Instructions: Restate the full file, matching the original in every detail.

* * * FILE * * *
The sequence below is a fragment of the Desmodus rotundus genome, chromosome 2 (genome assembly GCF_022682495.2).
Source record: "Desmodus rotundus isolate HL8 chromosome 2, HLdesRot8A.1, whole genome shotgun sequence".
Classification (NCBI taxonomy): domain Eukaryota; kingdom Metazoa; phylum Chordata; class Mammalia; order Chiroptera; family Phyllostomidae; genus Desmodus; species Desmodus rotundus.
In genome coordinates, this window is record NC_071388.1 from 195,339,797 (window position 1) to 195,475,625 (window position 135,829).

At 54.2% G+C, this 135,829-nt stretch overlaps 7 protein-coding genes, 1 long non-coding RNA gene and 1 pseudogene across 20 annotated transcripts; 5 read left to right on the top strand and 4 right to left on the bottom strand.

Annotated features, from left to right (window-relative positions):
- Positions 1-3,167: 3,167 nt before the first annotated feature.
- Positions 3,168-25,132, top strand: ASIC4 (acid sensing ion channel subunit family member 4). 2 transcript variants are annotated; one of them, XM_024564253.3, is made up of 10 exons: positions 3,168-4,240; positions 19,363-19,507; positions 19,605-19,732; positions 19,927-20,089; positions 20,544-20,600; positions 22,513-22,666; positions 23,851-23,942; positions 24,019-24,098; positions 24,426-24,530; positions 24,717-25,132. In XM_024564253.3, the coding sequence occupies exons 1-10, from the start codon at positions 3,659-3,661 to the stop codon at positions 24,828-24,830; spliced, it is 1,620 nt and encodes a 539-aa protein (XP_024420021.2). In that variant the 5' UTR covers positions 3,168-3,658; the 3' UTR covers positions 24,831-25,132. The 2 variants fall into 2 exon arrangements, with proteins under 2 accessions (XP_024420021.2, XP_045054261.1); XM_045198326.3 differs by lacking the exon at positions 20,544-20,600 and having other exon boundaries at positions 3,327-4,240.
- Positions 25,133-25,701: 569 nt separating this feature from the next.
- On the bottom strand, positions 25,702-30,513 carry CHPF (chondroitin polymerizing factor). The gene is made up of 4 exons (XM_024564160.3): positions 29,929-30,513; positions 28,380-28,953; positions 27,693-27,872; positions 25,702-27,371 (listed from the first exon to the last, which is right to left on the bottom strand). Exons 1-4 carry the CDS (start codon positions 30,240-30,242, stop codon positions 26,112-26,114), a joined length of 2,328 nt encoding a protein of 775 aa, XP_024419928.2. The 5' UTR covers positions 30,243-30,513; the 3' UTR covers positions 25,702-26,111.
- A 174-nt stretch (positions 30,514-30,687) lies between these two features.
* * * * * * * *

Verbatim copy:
The sequence below is a fragment of the Desmodus rotundus genome, chromosome 2 (genome assembly GCF_022682495.2).
Source record: "Desmodus rotundus isolate HL8 chromosome 2, HLdesRot8A.1, whole genome shotgun sequence".
Classification (NCBI taxonomy): domain Eukaryota; kingdom Metazoa; phylum Chordata; class Mammalia; order Chiroptera; family Phyllostomidae; genus Desmodus; species Desmodus rotundus.
In genome coordinates, this window is record NC_071388.1 from 195,339,797 (window position 1) to 195,475,625 (window position 135,829).

At 54.2% G+C, this 135,829-nt stretch overlaps 7 protein-coding genes, 1 long non-coding RNA gene and 1 pseudogene across 20 annotated transcripts; 5 read left to right on the top strand and 4 right to left on the bottom strand.

Annotated features, from left to right (window-relative positions):
- Positions 1-3,167: 3,167 nt before the first annotated feature.
- Positions 3,168-25,132, top strand: ASIC4 (acid sensing ion channel subunit family member 4). 2 transcript variants are annotated; one of them, XM_024564253.3, is made up of 10 exons: positions 3,168-4,240; positions 19,363-19,507; positions 19,605-19,732; positions 19,927-20,089; positions 20,544-20,600; positions 22,513-22,666; positions 23,851-23,942; positions 24,019-24,098; positions 24,426-24,530; positions 24,717-25,132. In XM_024564253.3, the coding sequence occupies exons 1-10, from the start codon at positions 3,659-3,661 to the stop codon at positions 24,828-24,830; spliced, it is 1,620 nt and encodes a 539-aa protein (XP_024420021.2). In that variant the 5' UTR covers positions 3,168-3,658; the 3' UTR covers positions 24,831-25,132. The 2 variants fall into 2 exon arrangements, with proteins under 2 accessions (XP_024420021.2, XP_045054261.1); XM_045198326.3 differs by lacking the exon at positions 20,544-20,600 and having other exon boundaries at positions 3,327-4,240.
- Positions 25,133-25,701: 569 nt separating this feature from the next.
- On the bottom strand, positions 25,702-30,513 carry CHPF (chondroitin polymerizing factor). The gene is made up of 4 exons (XM_024564160.3): positions 29,929-30,513; positions 28,380-28,953; positions 27,693-27,872; positions 25,702-27,371 (listed from the first exon to the last, which is right to left on the bottom strand). Exons 1-4 carry the CDS (start codon positions 30,240-30,242, stop codon positions 26,112-26,114), a joined length of 2,328 nt encoding a protein of 775 aa, XP_024419928.2. The 5' UTR covers positions 30,243-30,513; the 3' UTR covers positions 25,702-26,111.
- A 174-nt stretch (positions 30,514-30,687) lies between these two features.